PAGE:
Zimbabwe's President Robert Mugabe is in the process of forming a new government and will finish soon, a minister has said.
Information Minister Sikhanyiso Ndlovu told state media the government would be "inclusive" but gave no details.
But the main opposition party has refused to join the government until several issues are resolved.
Meanwhile, aid workers have warned about a cholera outbreak in Harare, where hospitals are struggling to cope.
Medecins Sans Frontieres says that on average 38 new patients are being admitted every day - most of them from densely populated suburbs Harare. Nurses are said to be overwhelmed.
The main reason for the outbreak is the run-down infrastructure, burst sewage pipes and water cuts, the medical charity says.
The leadership of the opposition Movement for Democratic Change (MDC) said it would not join a national unity government despite pressure to do so from regional leaders at a summit on Sunday
Deputy leader Thokozani Khupe said the MDC wanted an end to violence, constitutional changes and an investigation into whether the original deal was tampered with.
"Neither Robert Mugabe nor Zanu-PF has the legitimacy to form a government," she said.
She also said there was an assassination plot to eliminate the MDC leadership but refused to elaborate, reports Reuters news agency.
However, she said the MDC remained committed to the deal.
Mr Mugabe's Zanu-PF party and the MDC agreed in September to share power but not how to allocate cabinet posts.
MDC leader Morgan Tsvangirai accuses Mr Mugabe of trying to grab most powers for him and his officials and insists he will hold out for an equitable distribution of power.
Mr Tsvangirai argues that, under current plans, Mr Mugabe's Zanu-PF party would hold the defence and state security portfolios and so would dominate the security forces.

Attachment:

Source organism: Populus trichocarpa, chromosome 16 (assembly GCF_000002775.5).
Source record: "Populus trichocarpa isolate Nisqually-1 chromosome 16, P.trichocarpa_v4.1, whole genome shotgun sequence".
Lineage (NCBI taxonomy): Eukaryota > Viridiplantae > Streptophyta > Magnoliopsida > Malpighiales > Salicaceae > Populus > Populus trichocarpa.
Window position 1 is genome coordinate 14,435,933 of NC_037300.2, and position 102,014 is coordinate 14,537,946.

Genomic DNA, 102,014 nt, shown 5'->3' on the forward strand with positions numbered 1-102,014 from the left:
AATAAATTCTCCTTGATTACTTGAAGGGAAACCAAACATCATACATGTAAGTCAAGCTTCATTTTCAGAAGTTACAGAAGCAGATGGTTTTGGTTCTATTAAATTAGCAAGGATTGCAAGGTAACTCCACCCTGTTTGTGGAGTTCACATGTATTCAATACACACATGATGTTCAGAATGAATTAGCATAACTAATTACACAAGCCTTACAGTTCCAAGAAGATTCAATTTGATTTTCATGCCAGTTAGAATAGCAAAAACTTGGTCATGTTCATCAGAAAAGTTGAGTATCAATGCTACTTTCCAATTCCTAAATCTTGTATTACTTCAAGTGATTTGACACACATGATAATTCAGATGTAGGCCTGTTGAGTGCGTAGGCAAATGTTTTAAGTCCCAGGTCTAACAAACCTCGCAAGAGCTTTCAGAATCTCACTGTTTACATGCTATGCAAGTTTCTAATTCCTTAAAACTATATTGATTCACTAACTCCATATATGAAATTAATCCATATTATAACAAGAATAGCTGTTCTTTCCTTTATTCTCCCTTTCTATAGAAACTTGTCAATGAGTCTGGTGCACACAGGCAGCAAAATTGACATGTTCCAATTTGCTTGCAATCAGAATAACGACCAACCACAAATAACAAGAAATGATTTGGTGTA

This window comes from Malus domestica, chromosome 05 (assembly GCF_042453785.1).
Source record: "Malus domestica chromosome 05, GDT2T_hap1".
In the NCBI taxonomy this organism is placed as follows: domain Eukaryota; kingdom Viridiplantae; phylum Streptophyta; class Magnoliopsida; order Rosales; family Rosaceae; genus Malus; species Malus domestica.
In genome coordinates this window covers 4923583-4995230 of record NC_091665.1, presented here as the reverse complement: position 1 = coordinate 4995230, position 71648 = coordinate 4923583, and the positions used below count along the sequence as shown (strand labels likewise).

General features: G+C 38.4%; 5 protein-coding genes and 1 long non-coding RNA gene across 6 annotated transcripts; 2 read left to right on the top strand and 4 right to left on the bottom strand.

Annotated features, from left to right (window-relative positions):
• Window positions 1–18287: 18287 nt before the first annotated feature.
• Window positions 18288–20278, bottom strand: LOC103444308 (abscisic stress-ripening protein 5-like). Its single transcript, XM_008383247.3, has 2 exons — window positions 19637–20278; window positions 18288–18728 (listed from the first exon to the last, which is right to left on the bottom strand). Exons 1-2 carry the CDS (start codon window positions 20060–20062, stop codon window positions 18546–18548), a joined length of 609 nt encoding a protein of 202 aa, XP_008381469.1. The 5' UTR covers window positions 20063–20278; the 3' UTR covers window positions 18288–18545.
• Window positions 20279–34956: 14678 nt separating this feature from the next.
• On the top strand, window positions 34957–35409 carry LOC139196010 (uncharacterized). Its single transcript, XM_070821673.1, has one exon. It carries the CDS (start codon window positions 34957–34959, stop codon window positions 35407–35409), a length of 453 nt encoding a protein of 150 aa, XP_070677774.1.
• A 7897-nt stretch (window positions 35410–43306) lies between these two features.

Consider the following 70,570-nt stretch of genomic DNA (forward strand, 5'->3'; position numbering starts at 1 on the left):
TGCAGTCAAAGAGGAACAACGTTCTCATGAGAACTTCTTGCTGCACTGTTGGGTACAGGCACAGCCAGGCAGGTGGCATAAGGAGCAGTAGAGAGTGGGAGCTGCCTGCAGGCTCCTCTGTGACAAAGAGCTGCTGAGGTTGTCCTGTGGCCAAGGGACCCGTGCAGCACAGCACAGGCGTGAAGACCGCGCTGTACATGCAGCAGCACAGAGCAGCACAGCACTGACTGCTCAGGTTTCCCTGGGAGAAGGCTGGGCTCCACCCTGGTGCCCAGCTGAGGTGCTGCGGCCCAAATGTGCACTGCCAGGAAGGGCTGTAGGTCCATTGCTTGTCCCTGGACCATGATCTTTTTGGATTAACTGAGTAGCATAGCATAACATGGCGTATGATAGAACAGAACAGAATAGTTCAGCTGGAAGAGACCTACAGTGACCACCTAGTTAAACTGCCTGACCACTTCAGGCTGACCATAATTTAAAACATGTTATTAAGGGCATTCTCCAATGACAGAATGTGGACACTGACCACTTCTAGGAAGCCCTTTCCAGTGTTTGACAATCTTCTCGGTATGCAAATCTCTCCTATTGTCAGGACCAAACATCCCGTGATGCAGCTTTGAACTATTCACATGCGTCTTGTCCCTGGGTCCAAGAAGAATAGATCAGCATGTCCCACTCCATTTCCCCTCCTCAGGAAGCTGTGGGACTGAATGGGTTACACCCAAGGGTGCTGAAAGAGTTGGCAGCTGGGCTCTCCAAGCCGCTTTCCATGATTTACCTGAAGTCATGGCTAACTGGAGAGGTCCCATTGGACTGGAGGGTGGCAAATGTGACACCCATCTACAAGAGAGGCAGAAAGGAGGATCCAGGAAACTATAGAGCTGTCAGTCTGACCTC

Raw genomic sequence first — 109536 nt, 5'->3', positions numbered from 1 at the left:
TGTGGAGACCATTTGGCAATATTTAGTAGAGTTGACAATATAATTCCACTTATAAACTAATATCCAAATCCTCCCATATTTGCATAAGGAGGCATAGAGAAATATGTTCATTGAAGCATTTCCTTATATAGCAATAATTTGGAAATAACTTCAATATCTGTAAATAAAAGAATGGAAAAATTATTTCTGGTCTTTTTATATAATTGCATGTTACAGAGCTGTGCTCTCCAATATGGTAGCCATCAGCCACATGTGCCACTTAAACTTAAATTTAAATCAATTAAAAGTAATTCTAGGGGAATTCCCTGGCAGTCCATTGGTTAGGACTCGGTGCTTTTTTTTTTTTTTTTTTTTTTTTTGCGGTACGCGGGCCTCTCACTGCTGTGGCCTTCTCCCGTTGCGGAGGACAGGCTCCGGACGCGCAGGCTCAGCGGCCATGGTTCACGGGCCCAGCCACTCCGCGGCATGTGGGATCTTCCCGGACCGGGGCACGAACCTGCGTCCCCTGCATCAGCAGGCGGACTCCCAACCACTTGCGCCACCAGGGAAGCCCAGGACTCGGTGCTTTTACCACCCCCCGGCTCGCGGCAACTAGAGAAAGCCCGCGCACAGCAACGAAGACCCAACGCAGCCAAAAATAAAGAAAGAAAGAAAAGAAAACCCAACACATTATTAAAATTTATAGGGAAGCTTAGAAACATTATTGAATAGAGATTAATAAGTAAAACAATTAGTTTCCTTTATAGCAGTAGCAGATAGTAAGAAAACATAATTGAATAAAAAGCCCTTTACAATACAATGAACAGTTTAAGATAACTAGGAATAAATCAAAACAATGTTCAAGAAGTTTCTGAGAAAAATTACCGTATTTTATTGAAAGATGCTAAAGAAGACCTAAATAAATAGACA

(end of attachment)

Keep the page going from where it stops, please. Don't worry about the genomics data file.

Under the terms of the deal Mr Tsvangirai is supposed to be named prime minister, Zanu-PF would have 15 cabinet posts, Mr Tsvangirai's MDC 13 and a breakaway MDC group three.
Arthur Mutambara, who leads the smaller MDC group, has urged Mr Tsvangirai to accept the offer to share the ministry of home affairs, made on Sunday.
Mr Mugabe has reportedly agreed to let the MDC run the finance ministry, in order to kick-start the devastated economy.
Mr Mugabe was re-elected as Zimbabwe's president in June, after Mr Tsvangirai withdrew from the second round of voting citing violence.
Zimbabwe is suffering from severe food shortages and rampant inflation, and the MDC leader has warned that a million Zimbabweans could starve to death in a year if the political deadlock continues.
BBC southern Africa correspondent Peter Biles says the public health system is barely functioning - many hospitals are without medical supplies and there is a serious shortage of doctors and nurses.
This week, the government was reported to have set up an inter-ministerial taskforce to tackle the cholera outbreak in Harare and three other provinces.
No official figures are available for cholera-related deaths but Health Minister David Parirenyatwa has said the death toll is not as high as previously reported.
Last month, the Zimbabwe Association of Doctors for Human Rights said 120 had died this year from the outbreak of cholera.